RAZ: So I guess if you're asked the question by a prospective employer - like, what do you make? - it's probably in your interest to kind of lie.
BURKUS: (Laughter). I mean, I'm not sure that lying solves it because then the information asymmetry goes the other way, right? You know that you're lying. But in most of the HR - chief HR officers and people that I talked to, they want a pay system that's fair. And they also want people to believe that it's fair.
RAZ: So do you think, like - do you think if there was pay transparency, it would lead to a more just and equitable, you know, country, society, community environment?
BURKUS: I mean, I think inside of organizations, it would lead to a more just organization. And, truthfully, I think most research from motivation science and the experiments of companies are showing that employees tend to be happier and more motivated when they know that the system is fair because they can see it. Like I said earlier, it's sort of a handcuff to the idea of fairness and transparency because you're saying here's what it is. And if you find a problem with it, now we have to change it because it's public. But then the other thing is it's a very public signal that we care about this.
And actually, Buffer's a really good example of this. When they first went live with the formula in talking about what everybody's salary was, they found out that they had a gender wage gap. But they could take steps to fix the formula to fix that. And it turned out to be for a really simple reason. Basically, men were lying about how much experience they had. And women were telling the truth. But they could fix that in the way that they calculated the formula and reduce it.
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BURKUS: Now, I realize that letting people know what you make might feel uncomfortable. But isn't it less uncomfortable than always wondering if you're being discriminated against? Openness remains the best way to ensure fairness, and pay transparency does that. And in study after study, when people know how they're being paid and how that pay compares to their peers, they're more likely to work hard to improve their performance. They're more likely to be engaged. And they're less likely to quit.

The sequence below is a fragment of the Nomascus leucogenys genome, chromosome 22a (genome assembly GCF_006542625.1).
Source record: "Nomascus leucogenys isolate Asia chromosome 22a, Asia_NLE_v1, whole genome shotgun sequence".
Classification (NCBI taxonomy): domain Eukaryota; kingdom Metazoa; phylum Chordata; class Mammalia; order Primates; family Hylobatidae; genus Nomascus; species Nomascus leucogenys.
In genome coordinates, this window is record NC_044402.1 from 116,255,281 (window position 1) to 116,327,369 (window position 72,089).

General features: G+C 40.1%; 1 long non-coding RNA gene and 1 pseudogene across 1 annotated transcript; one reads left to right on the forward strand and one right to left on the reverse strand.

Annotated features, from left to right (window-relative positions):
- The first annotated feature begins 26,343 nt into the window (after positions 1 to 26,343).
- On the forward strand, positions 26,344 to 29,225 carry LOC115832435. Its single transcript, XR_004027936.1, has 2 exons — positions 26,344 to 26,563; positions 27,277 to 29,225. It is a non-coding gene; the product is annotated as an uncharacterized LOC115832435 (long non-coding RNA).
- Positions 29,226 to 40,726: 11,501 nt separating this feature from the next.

Pay transparency takes a lot of forms. It's not one size fits all. Some post their salaries for all to see. Some only keep it inside the company. Some post the formula for calculating pay. And others post the pay levels, and affix everybody to that level. But we can all take greater steps towards pay transparency. For those of you that have the authority to move forward towards transparency, it's time to move forward. And for those of you that don't have that authority, it's time to stand up for your right to.
RAZ: I mean, our culture would have to radically change for this to be possible, right? I mean, don't you think that secrecy around pay is just like ingrained in our culture?
BURKUS: I mean, I think it is. The thing that I find fascinating is that in 2017, 2018, people are more comfortable talking about their sex lives, which used to be even more taboo than salaries, right? They're happy to talk about everything until it comes time to, here's what I get paid. And I think that's for two reasons. One, we're an individualistic society so we tend to think that's my private arrangement with the employer. The other thing is I think we have this huge problem where we think that what our salary is is what we're worth to the world, which is super wrong on so many levels. So, clearly, there's a cultural element to what is private, et cetera.
The other thing is that this is relatively new to U.S. history, too. So when the first income taxes were leveled, for example, one of the ways that they enforced that is they kept a roster at the county courthouse of here's what people claimed and what they said they earned and then what they owed in income taxes. And you could go look that up. If your neighbor with a different farm looked like they were doing really well, you could go, well, I wonder. And you could go look it up. And society-wise, as a whole, if everybody could look up everybody's salary, you know, on the IRS website, I don't think I advocate for that. But beyond that, I mean, inside of organizations, more transparency appears to be a better thing.
RAZ: David Burkus - he's a writer, speaker and associate professor at the business school at Oral Roberts University in Oklahoma. You can see his entire talk at ted.com. On the show today, ideas about transparency. And in a moment, an even more radical idea about transparency at work. Stay with us. I'm Guy Raz, and you're listening to the TED Radio Hour from NPR.